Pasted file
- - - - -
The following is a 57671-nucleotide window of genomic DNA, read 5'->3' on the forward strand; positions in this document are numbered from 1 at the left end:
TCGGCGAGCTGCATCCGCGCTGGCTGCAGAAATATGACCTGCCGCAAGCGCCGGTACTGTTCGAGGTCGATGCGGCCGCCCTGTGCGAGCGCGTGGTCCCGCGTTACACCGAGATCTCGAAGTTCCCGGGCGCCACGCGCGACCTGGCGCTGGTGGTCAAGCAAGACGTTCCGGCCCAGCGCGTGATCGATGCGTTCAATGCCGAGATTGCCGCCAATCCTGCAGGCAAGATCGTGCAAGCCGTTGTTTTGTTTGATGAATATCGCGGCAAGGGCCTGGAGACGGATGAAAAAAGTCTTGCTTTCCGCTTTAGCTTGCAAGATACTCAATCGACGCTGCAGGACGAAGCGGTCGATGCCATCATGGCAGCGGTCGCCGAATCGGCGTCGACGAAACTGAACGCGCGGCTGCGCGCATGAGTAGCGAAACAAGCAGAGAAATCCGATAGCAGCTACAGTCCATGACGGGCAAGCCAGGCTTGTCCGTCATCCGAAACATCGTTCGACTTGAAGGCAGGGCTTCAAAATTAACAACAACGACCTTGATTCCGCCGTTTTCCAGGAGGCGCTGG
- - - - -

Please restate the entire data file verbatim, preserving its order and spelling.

The following is a 57671-nucleotide window of genomic DNA, read 5'->3' on the forward strand; positions in this document are numbered from 1 at the left end:
TCGGCGAGCTGCATCCGCGCTGGCTGCAGAAATATGACCTGCCGCAAGCGCCGGTACTGTTCGAGGTCGATGCGGCCGCCCTGTGCGAGCGCGTGGTCCCGCGTTACACCGAGATCTCGAAGTTCCCGGGCGCCACGCGCGACCTGGCGCTGGTGGTCAAGCAAGACGTTCCGGCCCAGCGCGTGATCGATGCGTTCAATGCCGAGATTGCCGCCAATCCTGCAGGCAAGATCGTGCAAGCCGTTGTTTTGTTTGATGAATATCGCGGCAAGGGCCTGGAGACGGATGAAAAAAGTCTTGCTTTCCGCTTTAGCTTGCAAGATACTCAATCGACGCTGCAGGACGAAGCGGTCGATGCCATCATGGCAGCGGTCGCCGAATCGGCGTCGACGAAACTGAACGCGCGGCTGCGCGCATGAGTAGCGAAACAAGCAGAGAAATCCGATAGCAGCTACAGTCCATGACGGGCAAGCCAGGCTTGTCCGTCATCCGAAACATCGTTCGACTTGAAGGCAGGGCTTCAAAATTAACAACAACGACCTTGATTCCGCCGTTTTCCAGGAGGCGCTGG